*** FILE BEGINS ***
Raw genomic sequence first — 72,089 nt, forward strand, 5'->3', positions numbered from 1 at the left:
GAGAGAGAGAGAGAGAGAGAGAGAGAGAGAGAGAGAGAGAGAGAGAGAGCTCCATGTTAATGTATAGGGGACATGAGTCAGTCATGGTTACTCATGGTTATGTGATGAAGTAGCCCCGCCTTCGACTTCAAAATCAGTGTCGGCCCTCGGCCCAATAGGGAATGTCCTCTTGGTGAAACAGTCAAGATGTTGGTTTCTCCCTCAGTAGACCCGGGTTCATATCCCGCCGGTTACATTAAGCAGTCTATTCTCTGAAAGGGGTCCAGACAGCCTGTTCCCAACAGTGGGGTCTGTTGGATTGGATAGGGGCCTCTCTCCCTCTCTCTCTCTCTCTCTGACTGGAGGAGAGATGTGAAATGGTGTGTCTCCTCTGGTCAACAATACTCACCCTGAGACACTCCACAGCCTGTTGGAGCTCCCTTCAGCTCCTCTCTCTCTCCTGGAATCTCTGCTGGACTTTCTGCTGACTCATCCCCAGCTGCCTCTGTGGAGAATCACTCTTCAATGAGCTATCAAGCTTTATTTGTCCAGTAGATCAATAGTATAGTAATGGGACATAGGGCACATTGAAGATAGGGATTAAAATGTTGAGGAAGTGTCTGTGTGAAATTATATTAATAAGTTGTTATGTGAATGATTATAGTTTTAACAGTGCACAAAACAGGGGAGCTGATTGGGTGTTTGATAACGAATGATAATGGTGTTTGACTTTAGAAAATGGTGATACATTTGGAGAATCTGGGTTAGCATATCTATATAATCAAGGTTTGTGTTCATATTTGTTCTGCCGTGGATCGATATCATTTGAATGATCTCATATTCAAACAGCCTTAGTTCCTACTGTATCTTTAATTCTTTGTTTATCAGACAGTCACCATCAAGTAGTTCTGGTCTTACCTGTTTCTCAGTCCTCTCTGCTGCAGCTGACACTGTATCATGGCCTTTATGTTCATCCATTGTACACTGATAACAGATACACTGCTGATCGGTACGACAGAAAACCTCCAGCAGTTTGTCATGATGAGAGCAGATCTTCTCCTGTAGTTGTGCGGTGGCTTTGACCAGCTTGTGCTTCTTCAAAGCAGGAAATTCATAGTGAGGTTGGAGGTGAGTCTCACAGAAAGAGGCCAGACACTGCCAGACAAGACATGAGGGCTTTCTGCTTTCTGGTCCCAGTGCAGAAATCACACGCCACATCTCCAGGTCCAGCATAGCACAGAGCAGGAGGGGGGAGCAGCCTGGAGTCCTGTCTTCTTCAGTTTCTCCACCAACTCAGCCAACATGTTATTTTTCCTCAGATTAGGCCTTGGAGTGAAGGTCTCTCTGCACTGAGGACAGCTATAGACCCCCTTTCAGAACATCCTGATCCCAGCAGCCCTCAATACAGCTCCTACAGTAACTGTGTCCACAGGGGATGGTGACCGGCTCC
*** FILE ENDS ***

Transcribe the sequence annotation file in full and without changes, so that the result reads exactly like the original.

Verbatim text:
Raw genomic sequence first — 72,089 nt, forward strand, 5'->3', positions numbered from 1 at the left:
GAGAGAGAGAGAGAGAGAGAGAGAGAGAGAGAGAGAGAGAGAGAGAGAGCTCCATGTTAATGTATAGGGGACATGAGTCAGTCATGGTTACTCATGGTTATGTGATGAAGTAGCCCCGCCTTCGACTTCAAAATCAGTGTCGGCCCTCGGCCCAATAGGGAATGTCCTCTTGGTGAAACAGTCAAGATGTTGGTTTCTCCCTCAGTAGACCCGGGTTCATATCCCGCCGGTTACATTAAGCAGTCTATTCTCTGAAAGGGGTCCAGACAGCCTGTTCCCAACAGTGGGGTCTGTTGGATTGGATAGGGGCCTCTCTCCCTCTCTCTCTCTCTCTCTGACTGGAGGAGAGATGTGAAATGGTGTGTCTCCTCTGGTCAACAATACTCACCCTGAGACACTCCACAGCCTGTTGGAGCTCCCTTCAGCTCCTCTCTCTCTCCTGGAATCTCTGCTGGACTTTCTGCTGACTCATCCCCAGCTGCCTCTGTGGAGAATCACTCTTCAATGAGCTATCAAGCTTTATTTGTCCAGTAGATCAATAGTATAGTAATGGGACATAGGGCACATTGAAGATAGGGATTAAAATGTTGAGGAAGTGTCTGTGTGAAATTATATTAATAAGTTGTTATGTGAATGATTATAGTTTTAACAGTGCACAAAACAGGGGAGCTGATTGGGTGTTTGATAACGAATGATAATGGTGTTTGACTTTAGAAAATGGTGATACATTTGGAGAATCTGGGTTAGCATATCTATATAATCAAGGTTTGTGTTCATATTTGTTCTGCCGTGGATCGATATCATTTGAATGATCTCATATTCAAACAGCCTTAGTTCCTACTGTATCTTTAATTCTTTGTTTATCAGACAGTCACCATCAAGTAGTTCTGGTCTTACCTGTTTCTCAGTCCTCTCTGCTGCAGCTGACACTGTATCATGGCCTTTATGTTCATCCATTGTACACTGATAACAGATACACTGCTGATCGGTACGACAGAAAACCTCCAGCAGTTTGTCATGATGAGAGCAGATCTTCTCCTGTAGTTGTGCGGTGGCTTTGACCAGCTTGTGCTTCTTCAAAGCAGGAAATTCATAGTGAGGTTGGAGGTGAGTCTCACAGAAAGAGGCCAGACACTGCCAGACAAGACATGAGGGCTTTCTGCTTTCTGGTCCCAGTGCAGAAATCACACGCCACATCTCCAGGTCCAGCATAGCACAGAGCAGGAGGGGGGAGCAGCCTGGAGTCCTGTCTTCTTCAGTTTCTCCACCAACTCAGCCAACATGTTATTTTTCCTCAGATTAGGCCTTGGAGTGAAGGTCTCTCTGCACTGAGGACAGCTATAGACCCCCTTTCAGAACATCCTGATCCCAGCAGCCCTCAATACAGCTCCTACAGTAACTGTGTCCACAGGGGATGGTGACCGGCTCC